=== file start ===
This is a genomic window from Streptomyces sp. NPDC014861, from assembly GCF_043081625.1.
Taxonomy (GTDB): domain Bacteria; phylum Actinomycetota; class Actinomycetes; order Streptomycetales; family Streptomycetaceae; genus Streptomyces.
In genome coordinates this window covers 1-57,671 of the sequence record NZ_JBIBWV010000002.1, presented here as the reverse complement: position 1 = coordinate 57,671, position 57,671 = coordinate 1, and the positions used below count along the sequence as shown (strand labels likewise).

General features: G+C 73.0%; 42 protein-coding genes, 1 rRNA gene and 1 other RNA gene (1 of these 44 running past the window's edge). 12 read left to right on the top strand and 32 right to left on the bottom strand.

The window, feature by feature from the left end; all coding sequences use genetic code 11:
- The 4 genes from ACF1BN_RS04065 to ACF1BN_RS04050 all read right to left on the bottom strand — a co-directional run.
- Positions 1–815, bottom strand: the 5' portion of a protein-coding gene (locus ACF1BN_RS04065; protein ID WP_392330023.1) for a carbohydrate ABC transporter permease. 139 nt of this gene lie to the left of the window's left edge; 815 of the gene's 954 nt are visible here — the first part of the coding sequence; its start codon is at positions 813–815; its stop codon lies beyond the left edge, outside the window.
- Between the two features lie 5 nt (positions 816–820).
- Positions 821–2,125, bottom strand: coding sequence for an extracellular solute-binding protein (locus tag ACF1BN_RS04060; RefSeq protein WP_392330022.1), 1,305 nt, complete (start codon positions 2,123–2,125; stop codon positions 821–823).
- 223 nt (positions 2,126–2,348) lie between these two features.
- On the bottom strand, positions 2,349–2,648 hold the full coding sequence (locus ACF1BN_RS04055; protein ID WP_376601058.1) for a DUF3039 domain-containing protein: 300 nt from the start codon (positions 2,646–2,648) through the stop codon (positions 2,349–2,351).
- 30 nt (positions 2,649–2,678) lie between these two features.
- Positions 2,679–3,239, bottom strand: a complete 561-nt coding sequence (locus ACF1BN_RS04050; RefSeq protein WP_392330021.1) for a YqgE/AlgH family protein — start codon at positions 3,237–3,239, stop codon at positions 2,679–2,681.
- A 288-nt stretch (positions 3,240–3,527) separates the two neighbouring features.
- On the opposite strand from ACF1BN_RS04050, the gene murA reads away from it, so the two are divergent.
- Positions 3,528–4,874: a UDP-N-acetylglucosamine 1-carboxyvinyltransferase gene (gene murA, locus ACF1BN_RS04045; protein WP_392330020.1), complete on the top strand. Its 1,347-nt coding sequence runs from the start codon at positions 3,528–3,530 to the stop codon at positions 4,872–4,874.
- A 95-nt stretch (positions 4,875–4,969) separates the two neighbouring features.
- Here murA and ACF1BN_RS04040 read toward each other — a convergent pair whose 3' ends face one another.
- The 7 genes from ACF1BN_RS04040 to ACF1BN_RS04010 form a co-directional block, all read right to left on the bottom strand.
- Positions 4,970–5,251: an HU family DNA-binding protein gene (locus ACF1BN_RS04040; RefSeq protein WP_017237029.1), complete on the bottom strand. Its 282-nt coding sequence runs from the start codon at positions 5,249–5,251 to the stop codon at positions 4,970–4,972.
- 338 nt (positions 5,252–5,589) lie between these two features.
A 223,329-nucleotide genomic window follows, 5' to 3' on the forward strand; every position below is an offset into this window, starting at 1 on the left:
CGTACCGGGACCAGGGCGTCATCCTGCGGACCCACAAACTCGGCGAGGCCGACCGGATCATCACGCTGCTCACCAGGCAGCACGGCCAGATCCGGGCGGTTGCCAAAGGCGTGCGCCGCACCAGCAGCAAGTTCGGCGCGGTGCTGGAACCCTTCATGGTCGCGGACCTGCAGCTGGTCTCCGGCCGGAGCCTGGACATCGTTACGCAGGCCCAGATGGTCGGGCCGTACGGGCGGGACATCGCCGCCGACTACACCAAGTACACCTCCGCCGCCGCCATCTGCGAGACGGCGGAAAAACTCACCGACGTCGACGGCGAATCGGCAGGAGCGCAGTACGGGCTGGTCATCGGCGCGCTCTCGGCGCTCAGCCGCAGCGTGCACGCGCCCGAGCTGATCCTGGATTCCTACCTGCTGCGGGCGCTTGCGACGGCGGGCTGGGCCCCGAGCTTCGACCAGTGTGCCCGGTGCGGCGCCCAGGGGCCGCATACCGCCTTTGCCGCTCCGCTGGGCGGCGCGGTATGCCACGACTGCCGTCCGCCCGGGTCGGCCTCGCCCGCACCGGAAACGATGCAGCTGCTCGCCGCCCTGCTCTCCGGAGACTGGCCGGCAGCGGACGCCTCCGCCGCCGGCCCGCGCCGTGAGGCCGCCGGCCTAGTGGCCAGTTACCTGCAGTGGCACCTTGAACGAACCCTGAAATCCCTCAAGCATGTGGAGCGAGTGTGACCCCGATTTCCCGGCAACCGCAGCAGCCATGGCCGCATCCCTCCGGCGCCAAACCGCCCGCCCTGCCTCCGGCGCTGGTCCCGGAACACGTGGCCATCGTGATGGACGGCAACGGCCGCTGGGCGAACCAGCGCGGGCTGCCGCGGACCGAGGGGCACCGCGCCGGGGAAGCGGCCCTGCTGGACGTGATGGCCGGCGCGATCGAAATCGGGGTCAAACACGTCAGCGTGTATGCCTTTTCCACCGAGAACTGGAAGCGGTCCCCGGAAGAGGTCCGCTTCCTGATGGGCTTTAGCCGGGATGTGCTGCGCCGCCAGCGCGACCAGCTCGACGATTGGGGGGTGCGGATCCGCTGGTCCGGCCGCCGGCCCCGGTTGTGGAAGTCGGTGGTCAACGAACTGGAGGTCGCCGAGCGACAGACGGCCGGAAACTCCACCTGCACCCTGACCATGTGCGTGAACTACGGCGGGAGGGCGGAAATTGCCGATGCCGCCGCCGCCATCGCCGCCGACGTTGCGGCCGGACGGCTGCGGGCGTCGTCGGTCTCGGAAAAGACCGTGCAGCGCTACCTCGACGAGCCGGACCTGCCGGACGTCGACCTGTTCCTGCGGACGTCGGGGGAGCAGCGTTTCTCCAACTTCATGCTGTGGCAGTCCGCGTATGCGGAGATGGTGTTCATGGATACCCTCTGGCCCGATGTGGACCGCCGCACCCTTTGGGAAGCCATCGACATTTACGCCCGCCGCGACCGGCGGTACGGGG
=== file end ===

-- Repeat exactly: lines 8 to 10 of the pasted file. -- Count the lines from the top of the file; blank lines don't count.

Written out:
- Between the two features lie 5 nt (positions 816–820).
- Positions 821–2,125, bottom strand: coding sequence for an extracellular solute-binding protein (locus tag ACF1BN_RS04060; RefSeq protein WP_392330022.1), 1,305 nt, complete (start codon positions 2,123–2,125; stop codon positions 821–823).
- 223 nt (positions 2,126–2,348) lie between these two features.